Continuing through September 1, 2019
Every time we go to sleep, we slip into the involuntary cinema of our subconscious. When we actually remember a dream, it can evoke a surreal creativity that surpasses even the wildest imagination of the conscious mind. It’s no wonder, then, that dreams have entered artists’ work throughout the ages. “TAP: Investigation of Memory” — an expansive church of a room carpeted with over a thousand gleaming silver shoe taps — is from Mildred Howard’s dream. A central corridor in midst of the pattern of pews full of taps features a procession of 10 rows of shoes, two pairs abreast, all different, and all white. At the end of the corridor, like a darkened altar, looms a highly weathered and worn shoe-shine stand.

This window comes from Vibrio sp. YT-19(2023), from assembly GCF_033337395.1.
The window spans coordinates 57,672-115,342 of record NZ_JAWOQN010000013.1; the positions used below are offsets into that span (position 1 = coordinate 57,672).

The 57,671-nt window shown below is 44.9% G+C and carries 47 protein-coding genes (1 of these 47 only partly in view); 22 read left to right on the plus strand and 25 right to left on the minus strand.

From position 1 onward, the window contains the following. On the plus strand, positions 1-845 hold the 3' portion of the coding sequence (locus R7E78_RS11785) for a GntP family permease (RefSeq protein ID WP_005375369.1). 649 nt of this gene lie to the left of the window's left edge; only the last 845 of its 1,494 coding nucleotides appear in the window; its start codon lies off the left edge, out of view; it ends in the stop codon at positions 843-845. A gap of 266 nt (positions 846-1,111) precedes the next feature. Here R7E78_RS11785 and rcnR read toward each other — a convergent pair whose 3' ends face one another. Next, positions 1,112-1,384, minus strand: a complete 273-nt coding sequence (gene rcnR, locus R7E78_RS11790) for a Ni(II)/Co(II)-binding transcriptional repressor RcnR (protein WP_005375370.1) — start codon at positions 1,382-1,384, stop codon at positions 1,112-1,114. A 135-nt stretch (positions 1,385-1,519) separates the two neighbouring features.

Whether conscious of it or not, Howard's dreamscape echoes the reality of tap dancing’s evolution — a visceral and rhythmic dance form invented by African American slaves and Irish indentured servants. In the mid-1600s, in the cotton fields and bunkhouses of the deep south, West African drumming and dance traditions merged with Irish clog and step dancing to produce what we now know as tap dancing. But Howard’s placement of the silver taps doesn’t suggest the organic, sinuous, graceful moves of Fred Astaire and Ginger Rogers. Rather, they are, in row after row, like the regimented configuration of a military formation. Were shoes actually attached to each of the tiny silver plates, and people attached to the shoes, it would look like a small army. The march of the rows of empty white shoes to the shoeshine altar suggests a joyful romp — or a somber journey ending in servitude. It is in these disconnected, ambiguous tensions that “TAP” radiates it’s brilliance. Invisible music hangs in the air, but we can’t hear a note.